Money can be grouped into three main types, namely metallic money, paper money and credit money.

Metallic money 

This refers to money made of metals,  such as gold, silver, bronze, nickel, brass, and aluminium.

The use of metallic money dates back centuries, and its use as a medium of exchange has been widespread throughout history.

Initially, gold and silver were the only metallic money used for monetary purposes.

However, due to the scarcity of these two precious metals, other metals like copper, brass, nickel, aluminium or bronze were used as a form of exchange.

There are two types of metallic money: standard coins and token coins.

Standard coins have a face value that is equal to their intrinsic value, meaning their value is based on the metal they are made of.

On the other hand, token coins, on the other hand, have a face value that is much higher than their intrinsic value, meaning their value is not solely based on the metal they are made of, but also on their status as a medium of exchange.

Paper Money

Paper money is official paper currency, issued by the Central bank or the Government of the country, and used to acquire goods and services.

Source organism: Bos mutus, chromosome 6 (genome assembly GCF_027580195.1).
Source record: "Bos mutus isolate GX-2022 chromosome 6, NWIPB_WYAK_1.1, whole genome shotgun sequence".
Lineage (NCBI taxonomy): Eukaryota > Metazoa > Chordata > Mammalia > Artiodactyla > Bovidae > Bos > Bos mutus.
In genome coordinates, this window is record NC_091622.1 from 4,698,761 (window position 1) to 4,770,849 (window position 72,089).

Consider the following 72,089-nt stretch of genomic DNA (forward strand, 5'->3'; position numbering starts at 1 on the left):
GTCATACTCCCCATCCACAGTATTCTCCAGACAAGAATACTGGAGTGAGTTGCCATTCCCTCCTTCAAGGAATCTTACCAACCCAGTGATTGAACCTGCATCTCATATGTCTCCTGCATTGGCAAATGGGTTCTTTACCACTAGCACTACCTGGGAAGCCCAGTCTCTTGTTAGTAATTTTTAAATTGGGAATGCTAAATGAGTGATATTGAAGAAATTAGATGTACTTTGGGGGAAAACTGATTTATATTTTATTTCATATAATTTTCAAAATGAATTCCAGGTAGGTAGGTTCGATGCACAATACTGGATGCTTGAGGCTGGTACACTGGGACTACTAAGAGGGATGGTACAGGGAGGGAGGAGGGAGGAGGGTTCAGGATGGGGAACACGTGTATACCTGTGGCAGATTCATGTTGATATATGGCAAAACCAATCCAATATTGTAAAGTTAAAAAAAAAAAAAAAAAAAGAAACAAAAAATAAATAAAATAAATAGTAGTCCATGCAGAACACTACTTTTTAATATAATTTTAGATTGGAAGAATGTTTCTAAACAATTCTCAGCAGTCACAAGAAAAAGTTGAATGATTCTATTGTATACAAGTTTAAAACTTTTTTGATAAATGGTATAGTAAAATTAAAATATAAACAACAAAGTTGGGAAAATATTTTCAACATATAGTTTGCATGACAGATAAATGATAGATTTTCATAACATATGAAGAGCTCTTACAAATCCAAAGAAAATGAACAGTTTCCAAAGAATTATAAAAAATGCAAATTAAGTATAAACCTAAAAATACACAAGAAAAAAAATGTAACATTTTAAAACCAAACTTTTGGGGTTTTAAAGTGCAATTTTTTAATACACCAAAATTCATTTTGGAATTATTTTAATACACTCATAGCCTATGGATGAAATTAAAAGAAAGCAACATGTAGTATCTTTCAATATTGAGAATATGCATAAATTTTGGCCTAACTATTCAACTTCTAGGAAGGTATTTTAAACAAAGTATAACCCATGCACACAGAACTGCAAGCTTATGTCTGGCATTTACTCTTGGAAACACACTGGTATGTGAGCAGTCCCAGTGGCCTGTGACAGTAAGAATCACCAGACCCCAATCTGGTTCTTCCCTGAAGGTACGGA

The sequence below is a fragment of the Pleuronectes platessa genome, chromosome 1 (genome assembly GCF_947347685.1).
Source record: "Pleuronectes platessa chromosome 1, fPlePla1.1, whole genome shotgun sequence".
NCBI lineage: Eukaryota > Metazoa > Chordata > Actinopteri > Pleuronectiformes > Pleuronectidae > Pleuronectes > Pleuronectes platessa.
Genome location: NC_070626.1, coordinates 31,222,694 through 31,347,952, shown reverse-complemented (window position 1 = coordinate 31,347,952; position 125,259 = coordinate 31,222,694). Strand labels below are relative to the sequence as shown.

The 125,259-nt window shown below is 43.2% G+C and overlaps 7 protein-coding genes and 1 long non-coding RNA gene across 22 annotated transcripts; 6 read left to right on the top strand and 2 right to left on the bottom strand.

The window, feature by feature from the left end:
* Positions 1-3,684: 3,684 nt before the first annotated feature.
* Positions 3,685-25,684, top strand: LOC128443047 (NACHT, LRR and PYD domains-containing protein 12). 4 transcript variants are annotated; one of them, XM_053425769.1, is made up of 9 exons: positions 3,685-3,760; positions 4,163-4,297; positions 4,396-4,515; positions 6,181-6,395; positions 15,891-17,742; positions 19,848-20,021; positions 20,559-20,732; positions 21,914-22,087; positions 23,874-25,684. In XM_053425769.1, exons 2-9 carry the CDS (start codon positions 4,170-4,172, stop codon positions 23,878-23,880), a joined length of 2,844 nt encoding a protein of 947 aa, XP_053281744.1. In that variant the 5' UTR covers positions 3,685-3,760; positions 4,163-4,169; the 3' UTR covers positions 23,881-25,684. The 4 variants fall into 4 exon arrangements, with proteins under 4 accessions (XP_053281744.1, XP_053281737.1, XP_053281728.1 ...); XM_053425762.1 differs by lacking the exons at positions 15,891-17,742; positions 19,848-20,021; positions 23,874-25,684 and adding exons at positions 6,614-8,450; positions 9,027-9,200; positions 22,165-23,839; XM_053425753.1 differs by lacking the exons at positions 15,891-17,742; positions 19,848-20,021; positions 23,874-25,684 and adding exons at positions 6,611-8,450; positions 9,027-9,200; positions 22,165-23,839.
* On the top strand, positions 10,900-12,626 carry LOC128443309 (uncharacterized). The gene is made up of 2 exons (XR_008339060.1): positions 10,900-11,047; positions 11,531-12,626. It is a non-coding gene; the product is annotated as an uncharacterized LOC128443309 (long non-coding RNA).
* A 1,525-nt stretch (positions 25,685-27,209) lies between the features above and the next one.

Unlike metal money, which has intrinsic value, paper money does not have intrinsic value as its acceptability is based on trust and confidence in the issuing authority and the government.

Historically, China was the first country in the world to make use of paper currency in the 9th currency, but paper money gained widespread acceptance in the 17th and 18th centuries

Paper money is also referred to as fiat money, which means "money by decree or command." 

This means that paper currency is made legal tender by the law or a government decree, making it mandatory for the receiver to accept it as a form of payment.

Paper money is considered legal tender and must be accepted as a form of payment as per the law of a country.

Credit Money

Credit money is a form of money that is created and used within a financial system, primarily as a result of borrowing and lending activities.

Credit money is created when individuals and businesses borrow money from banks and other financial institutions, and it is used when these funds are loaned out to other individuals and businesses.

Credit money is not backed by a physical commodity, but rather by the trust and confidence that it can be used as a medium of exchange and will be accepted by others in transactions.

Checks, drafts, and other forms of future money claims against an individual that can be used to buy goods and services are examples of credit money

Although credit money is widely used as a means of payment for goods and services, they are not considered legal tender since individuals are not legally compelled to accept them as a means of payment.

For example, we see individuals pay for goods and services using checks in our world today

Because credit money does not carry general acceptability like paper currency, they are often referred to as optional money.